Agreed. I question whether your request (x86 modern CPU, "discrete" graphics, 64GB of flash, touchscreen, 3G modem, long battery life) is doable for $500 though. Such a device will likely be $800, and hype/demand/shipping/tax will probably drive that closer to $1000. Reply
  • Sahrin - Wednesday, January 27, 2010 - link

    I agree that the x86 would push the cost up a bit, but the other side of it is that the manufacturing cost for x86 will be lower than it will be for ARM (because the 2 x86 manufacturers are ahead of any foundry). It will take some agressive work, but I think this is exactly the kind of thing bulldozer would be great at.

    The alternative is, of course, to port Win7 to ARM. MS needs to get on this right away. It would kill AMD, of course, (like overnight), but it would also really rejuvinate the PC hardware market. HP and Dell have been terrible stewards - all the innovation comes out of Taiwan.

    If you can make a T&L laptop with Core2Duo for $600, then I really believe you can make a tab for about the same amount of money (smaller screen (always the most expensive part of a portable), fewer raw materials, no drive, smaller board, simpler board (no peripherial traces because it would have to be a SoC).

    I agree that the price is probably north of $500, but I think it's less than $700 (maybe 699).

    The main reason I ask for x86 is because I can take my Win7 desktop applications and (With a full x86 multicore) run them on the tablet piece of cake.

    I would pay $1,000 for this because it would be useful to me, but cost is probably about $699.

    MS could really hit a home run here, too, if they did some work and tied all the marketplaces (Zune, WinMo, XBL) together and used the Tablet as the "ambassador" device. The *BEST* part is that Apple took the STUPIDEST name for a tablet, meaning we can get something like "Slate" or "Canvas."
  • jimhsu - Thursday, January 28, 2010 - link

    Our of those two possibilities, I would say x86 is the most likely one. Porting windows to ARM would be ... nasty. That said application compatibility with (real) OS X/Windows is sorely needed in this formfactor.

    The reason I quoted the given price is here: http://www.isuppli.com/News/Pages/iPhone-3G-S-Carr...">http://www.isuppli.com/News/Pages/iPhon...ing-Cost...

    THE most expensive component in the iPhone is the screen+touch interface. The touch module is in fact almost the same price as the screen.
  • Sahrin - Thursday, January 28, 2010 - link

    I'd say the change from x86 to ARM won't be as bad as you think - after all, they ported NT to IA-64 (and I don't have anything but a vague sense to back this up) which I think it a much bigger change than x86 to ARM. Totally different programming models, whereas x86 and ARM are fundamentally the same in the way they think about processing data, just different in the way the way they handle specific instructions.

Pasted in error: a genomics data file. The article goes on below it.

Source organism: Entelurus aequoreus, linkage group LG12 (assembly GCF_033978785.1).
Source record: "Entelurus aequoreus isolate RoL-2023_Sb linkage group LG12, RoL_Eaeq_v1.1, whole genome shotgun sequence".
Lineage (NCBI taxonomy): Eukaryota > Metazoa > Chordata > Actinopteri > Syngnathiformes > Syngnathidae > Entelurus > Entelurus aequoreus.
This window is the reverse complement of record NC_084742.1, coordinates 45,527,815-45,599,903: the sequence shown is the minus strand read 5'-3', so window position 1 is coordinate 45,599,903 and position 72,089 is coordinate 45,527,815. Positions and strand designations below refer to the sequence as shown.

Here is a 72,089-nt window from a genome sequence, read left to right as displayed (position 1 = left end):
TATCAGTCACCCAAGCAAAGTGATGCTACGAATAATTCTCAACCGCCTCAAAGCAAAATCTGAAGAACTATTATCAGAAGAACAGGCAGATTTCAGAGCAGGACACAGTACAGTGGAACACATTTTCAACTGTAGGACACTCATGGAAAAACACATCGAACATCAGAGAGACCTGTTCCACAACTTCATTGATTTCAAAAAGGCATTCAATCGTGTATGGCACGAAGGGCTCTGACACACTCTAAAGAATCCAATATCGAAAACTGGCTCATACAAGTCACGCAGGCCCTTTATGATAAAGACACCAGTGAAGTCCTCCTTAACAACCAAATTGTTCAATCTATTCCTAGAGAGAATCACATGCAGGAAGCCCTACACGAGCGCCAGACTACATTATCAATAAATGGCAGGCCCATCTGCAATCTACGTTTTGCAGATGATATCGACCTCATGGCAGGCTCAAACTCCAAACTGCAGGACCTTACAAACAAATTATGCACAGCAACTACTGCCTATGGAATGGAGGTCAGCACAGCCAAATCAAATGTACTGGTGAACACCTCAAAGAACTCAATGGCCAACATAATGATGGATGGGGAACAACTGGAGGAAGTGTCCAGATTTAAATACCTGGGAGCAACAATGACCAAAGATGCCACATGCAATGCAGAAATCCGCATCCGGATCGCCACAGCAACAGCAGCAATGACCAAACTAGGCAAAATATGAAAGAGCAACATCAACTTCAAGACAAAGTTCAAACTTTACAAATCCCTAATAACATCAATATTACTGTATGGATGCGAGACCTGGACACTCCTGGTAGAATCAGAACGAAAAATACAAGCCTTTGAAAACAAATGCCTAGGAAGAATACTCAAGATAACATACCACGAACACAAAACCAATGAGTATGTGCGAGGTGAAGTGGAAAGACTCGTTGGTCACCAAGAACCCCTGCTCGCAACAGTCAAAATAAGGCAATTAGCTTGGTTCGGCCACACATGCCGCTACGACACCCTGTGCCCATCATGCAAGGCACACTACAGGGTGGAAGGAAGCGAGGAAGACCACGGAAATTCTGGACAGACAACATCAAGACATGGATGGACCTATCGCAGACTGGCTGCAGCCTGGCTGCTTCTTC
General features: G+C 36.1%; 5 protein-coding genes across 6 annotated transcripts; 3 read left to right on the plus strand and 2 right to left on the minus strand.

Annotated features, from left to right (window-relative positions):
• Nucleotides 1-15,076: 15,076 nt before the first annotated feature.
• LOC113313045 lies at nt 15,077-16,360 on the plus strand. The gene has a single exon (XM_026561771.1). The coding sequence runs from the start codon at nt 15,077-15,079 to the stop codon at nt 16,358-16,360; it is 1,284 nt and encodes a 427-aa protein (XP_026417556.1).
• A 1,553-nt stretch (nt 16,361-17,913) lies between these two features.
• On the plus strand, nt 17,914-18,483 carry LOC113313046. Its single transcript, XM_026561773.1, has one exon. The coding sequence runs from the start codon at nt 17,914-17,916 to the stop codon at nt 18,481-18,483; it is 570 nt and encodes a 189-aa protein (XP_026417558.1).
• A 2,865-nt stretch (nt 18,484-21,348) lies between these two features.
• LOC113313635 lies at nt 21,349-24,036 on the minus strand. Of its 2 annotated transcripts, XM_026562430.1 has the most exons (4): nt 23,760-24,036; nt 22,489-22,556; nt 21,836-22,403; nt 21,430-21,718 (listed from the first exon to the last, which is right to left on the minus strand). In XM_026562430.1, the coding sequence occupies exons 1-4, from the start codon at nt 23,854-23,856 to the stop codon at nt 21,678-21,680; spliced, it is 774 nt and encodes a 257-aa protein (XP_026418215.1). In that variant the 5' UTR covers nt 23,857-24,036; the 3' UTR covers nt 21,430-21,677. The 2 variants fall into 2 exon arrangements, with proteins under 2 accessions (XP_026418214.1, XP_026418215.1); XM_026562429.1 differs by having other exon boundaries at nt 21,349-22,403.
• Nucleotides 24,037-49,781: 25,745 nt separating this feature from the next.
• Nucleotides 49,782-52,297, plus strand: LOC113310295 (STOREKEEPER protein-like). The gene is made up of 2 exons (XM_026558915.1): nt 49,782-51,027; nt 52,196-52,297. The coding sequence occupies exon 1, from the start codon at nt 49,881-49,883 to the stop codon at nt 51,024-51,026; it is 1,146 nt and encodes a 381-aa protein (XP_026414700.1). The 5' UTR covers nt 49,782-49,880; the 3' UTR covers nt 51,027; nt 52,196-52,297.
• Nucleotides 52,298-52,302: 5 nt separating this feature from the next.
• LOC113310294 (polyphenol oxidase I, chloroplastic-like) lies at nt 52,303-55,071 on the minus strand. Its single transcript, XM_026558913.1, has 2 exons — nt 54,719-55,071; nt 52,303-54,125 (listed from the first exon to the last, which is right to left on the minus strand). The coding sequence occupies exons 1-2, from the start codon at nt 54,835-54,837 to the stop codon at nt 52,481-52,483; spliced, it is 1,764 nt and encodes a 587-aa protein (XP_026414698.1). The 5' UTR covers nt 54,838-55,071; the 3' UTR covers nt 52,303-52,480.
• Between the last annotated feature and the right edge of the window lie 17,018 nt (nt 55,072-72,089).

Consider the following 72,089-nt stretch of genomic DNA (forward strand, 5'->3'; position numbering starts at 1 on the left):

I agree with you, but the Bill of Materials you linked just enhances my point, I think. There is nothing the Slate needs that the iPhone has - so basically you scale the cost of the display 400%. Your BoM also doesn't include the cost of the battery (at least I don't see it).

    By basically doubling the price of all components but RAM (x8 to get 2GB), Display (x4 for combined touch+display, which is probably a little strong), CPU ($50) and leaving the radios all the same (don't need a different radio) you get $397. Add in a baterry for...I don't know $50 you get $450. At $500 that's a gross margin of 10% (obviously nowhere near good enough, it needs to be way more than that - 40-50%), which gets you to $625 (including battery at 40% profit margin). Sell it for a handsom $74 profit per unit at $699, and you're doing quite well.

    It's worth pointing out that my projections are significantly strong in hardware (I believe), but that puts it in my target range. $649 would obviously be better, and I really believe $599 is the sweet spot for such a device...but. Yeah.

    I'm *really* excited for tablets, and if MS/PC OEM's don't have something by next winter I may just have to partake (especially if there is OSX or a much more fully-featured iOS4 available).

    We'll see.
  • Ananke - Wednesday, January 27, 2010 - link

    I believe the company that will make the most successful tablet device is Asus, followed by MSI, Acer and Lenovo. It is just a matter of time, and understanding to use attractive and durable case. Use metal or fiber, not cheap plastic; use Android or Win 7 with x.264 decoding, SDXC, USBs and HDMI out. Very simple mix to create the ultimate product. Just please do it :). Reply